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Protecting 65,000 hectares of tropical peat swamp from palm oil conversion by engaging local communities through education and agroforestry training. The first project to have been validated as contributing to all 17 of the Sustainable Development Goals by the SDVISta programme.
Project type: Forestry and landscapes
Standards: CCB, VCS
Based on the island of Borneo in Indonesia, this REDD+ project preserves carbon-dense tropical peat swamp by helping to halt deforestation of roughly 65,000 hectares of forest which was originally slated for conversion to palm oil plantations. The project focuses on both community development – encompassing 2,500 households living within the project area – and biodiversity conservation, particularly the protection of the 105,000 endangered Borneo Orangutans. In order to deliver on its goals, the project actively engages local communities to improve food security, income opportunities, health care, and education – all with the support of carbon finance.
In addition to delivering emissions reductions to help take urgent action to combat climate change (SDG 13), the project delivers a number of other sustainable development benefits. It has been verified by the SDVISta standard (which is run by Verra) to contribute to all 17 SDGs, these include:
Read MORE INFORMATION to find out how the project delivers other sustainable development benefits.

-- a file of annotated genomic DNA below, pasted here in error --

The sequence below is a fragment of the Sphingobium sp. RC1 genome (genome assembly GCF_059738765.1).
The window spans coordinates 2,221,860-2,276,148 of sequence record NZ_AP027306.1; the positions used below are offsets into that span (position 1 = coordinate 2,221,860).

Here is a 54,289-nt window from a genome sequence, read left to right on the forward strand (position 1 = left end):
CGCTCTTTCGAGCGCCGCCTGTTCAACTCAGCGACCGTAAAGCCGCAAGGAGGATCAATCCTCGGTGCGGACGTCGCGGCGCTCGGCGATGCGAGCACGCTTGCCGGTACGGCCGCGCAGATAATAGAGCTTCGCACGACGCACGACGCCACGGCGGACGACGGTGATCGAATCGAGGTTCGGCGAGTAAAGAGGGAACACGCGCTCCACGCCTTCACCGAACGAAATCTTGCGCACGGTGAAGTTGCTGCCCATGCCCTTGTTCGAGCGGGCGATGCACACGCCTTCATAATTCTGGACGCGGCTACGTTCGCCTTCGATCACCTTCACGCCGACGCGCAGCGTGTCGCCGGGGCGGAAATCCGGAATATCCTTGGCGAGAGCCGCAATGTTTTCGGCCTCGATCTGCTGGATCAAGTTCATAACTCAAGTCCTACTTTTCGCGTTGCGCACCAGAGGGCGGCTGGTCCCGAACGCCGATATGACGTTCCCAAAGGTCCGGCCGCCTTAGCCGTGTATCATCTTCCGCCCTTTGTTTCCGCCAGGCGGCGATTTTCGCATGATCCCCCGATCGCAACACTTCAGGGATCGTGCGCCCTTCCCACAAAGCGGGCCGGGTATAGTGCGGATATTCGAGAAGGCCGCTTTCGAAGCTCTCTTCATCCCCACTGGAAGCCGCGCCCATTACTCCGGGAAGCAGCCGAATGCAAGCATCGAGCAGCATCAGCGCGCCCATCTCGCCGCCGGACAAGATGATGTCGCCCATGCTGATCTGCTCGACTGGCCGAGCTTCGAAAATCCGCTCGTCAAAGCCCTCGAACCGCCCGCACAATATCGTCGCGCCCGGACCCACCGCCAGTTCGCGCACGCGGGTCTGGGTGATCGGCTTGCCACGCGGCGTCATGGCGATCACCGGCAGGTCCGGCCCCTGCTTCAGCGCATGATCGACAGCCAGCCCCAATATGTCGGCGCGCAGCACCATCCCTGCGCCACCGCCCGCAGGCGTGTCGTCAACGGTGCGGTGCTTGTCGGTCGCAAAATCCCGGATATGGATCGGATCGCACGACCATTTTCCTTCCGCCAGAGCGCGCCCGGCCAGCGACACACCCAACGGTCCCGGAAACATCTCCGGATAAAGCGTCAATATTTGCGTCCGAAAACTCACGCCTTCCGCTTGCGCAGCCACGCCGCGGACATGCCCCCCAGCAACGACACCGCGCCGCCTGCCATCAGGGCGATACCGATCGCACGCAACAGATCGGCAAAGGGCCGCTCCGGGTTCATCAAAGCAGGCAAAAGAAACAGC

The Rimba Raya project is supplying village students with mobile phones, and uses Microsoft tablets to raise environmental awareness. Nisa, an employee of the Rimba Raya project, explains the importance of enabling access to technology. "This is Ridho from Sungai Perlu Village, Seruyan District. Like all seven year olds he have a wonderful grasp of technology and a great interest in photography - it was a pleasure to teach him how to take photos with the Microsoft Lumia Phone. Ridho was proud to announce that he would be taking many pictures of his beautiful village. It is important to teach kids who are quite isolated from the world about what is happening around them and about the amazing world of technology. The kids, in turn, teach each other their new found skills and in this way, manage to keep up with those who have greater exposure."
Firnandez Ngariswara, Member of the Rimba Raya Project Team